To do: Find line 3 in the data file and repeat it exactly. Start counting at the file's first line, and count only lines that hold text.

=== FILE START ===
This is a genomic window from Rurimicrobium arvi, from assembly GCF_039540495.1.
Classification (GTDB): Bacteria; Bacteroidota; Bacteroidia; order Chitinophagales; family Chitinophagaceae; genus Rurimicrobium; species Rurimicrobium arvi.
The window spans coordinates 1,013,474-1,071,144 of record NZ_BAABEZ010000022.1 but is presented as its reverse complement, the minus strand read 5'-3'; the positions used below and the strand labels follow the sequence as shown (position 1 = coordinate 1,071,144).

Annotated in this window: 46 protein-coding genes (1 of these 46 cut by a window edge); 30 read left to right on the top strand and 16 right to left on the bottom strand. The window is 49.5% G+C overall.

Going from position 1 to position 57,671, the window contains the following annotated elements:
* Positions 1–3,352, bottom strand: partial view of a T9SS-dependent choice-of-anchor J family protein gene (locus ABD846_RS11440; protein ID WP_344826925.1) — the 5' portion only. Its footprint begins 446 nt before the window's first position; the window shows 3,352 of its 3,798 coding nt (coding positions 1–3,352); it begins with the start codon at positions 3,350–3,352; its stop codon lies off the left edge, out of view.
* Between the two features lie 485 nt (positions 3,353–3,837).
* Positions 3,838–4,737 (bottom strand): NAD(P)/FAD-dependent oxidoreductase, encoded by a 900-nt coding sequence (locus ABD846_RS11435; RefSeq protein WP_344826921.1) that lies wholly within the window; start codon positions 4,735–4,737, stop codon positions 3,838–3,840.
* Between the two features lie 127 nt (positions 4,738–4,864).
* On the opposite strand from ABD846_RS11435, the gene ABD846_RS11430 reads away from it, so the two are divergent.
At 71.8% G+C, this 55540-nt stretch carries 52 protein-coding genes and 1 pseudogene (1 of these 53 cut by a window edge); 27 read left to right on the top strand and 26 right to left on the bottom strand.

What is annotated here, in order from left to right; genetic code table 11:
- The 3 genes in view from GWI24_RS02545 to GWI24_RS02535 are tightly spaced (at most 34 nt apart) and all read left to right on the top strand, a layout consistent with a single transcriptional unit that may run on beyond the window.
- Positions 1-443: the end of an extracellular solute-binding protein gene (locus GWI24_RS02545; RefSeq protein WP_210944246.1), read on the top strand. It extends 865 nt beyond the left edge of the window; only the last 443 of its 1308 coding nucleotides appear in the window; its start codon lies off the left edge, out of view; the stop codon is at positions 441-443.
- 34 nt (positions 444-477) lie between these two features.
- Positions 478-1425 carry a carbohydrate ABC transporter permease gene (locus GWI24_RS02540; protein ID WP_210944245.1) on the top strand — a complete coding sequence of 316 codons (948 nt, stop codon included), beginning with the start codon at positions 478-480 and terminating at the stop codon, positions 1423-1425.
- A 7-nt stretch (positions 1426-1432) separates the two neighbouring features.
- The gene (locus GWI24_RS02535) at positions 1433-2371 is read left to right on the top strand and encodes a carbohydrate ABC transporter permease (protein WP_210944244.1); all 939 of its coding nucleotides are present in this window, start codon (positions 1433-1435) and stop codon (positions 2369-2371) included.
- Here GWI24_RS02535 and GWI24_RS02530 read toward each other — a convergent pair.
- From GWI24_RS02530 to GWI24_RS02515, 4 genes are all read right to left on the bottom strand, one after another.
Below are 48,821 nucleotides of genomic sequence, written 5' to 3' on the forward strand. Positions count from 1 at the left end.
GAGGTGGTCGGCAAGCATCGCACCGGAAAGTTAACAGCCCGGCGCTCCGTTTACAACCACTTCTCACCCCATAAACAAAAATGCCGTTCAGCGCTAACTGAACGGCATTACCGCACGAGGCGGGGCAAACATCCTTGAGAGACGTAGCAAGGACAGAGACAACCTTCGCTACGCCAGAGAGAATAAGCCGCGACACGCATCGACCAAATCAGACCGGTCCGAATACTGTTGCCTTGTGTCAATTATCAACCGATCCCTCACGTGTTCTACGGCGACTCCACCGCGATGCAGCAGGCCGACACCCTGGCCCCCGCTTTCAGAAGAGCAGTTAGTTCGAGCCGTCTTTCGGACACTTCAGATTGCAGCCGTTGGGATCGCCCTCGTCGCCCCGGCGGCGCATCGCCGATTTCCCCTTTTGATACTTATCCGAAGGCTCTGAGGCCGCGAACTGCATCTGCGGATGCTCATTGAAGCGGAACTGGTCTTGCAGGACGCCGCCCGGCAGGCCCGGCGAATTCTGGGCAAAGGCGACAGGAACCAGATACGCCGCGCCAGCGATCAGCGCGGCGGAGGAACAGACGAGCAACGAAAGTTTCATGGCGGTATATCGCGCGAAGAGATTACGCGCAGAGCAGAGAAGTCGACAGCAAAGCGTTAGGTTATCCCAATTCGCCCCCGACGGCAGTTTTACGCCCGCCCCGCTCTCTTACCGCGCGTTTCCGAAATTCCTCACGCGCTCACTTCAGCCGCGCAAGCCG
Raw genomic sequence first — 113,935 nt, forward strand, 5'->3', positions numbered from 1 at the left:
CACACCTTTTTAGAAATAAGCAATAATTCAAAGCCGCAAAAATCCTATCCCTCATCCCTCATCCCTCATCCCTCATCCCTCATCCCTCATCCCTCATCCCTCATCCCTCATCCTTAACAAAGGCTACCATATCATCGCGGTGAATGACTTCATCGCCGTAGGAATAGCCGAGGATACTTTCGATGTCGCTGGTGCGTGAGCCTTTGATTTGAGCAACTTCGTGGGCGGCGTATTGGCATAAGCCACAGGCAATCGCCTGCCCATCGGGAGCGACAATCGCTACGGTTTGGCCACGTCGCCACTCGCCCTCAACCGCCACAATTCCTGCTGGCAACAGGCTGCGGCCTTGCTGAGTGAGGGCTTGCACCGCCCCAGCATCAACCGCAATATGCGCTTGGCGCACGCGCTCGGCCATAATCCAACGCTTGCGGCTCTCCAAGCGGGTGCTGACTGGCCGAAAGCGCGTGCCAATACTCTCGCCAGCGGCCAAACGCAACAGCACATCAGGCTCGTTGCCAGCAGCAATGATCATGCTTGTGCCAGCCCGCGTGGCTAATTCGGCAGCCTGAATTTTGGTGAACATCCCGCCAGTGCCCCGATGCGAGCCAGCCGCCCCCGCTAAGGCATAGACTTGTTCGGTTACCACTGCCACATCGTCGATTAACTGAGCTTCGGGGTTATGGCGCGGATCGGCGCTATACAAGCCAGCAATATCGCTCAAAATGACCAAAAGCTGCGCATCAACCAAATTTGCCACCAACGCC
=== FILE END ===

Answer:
The window spans coordinates 1,013,474-1,071,144 of record NZ_BAABEZ010000022.1 but is presented as its reverse complement, the minus strand read 5'-3'; the positions used below and the strand labels follow the sequence as shown (position 1 = coordinate 1,071,144).